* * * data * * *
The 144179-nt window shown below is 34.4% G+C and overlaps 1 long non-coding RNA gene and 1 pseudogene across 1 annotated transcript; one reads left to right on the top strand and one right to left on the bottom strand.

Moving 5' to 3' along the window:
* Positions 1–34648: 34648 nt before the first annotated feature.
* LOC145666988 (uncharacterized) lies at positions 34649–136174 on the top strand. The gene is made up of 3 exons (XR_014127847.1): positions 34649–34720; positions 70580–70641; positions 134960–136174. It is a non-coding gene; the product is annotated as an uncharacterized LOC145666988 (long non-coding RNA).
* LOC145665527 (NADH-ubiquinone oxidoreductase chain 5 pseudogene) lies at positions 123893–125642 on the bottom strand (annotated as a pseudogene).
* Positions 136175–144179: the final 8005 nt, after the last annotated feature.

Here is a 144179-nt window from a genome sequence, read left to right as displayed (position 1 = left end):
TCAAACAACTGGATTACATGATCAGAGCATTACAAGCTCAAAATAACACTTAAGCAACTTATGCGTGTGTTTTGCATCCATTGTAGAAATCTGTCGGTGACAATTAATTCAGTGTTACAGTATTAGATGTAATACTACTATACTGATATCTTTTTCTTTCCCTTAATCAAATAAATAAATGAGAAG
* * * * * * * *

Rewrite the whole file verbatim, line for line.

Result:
The 144179-nt window shown below is 34.4% G+C and overlaps 1 long non-coding RNA gene and 1 pseudogene across 1 annotated transcript; one reads left to right on the top strand and one right to left on the bottom strand.

Moving 5' to 3' along the window:
* Positions 1–34648: 34648 nt before the first annotated feature.
* LOC145666988 (uncharacterized) lies at positions 34649–136174 on the top strand. The gene is made up of 3 exons (XR_014127847.1): positions 34649–34720; positions 70580–70641; positions 134960–136174. It is a non-coding gene; the product is annotated as an uncharacterized LOC145666988 (long non-coding RNA).
* LOC145665527 (NADH-ubiquinone oxidoreductase chain 5 pseudogene) lies at positions 123893–125642 on the bottom strand (annotated as a pseudogene).
* Positions 136175–144179: the final 8005 nt, after the last annotated feature.

Here is a 144179-nt window from a genome sequence, read left to right as displayed (position 1 = left end):
TCAAACAACTGGATTACATGATCAGAGCATTACAAGCTCAAAATAACACTTAAGCAACTTATGCGTGTGTTTTGCATCCATTGTAGAAATCTGTCGGTGACAATTAATTCAGTGTTACAGTATTAGATGTAATACTACTATACTGATATCTTTTTCTTTCCCTTAATCAAATAAATAAATGAGAAG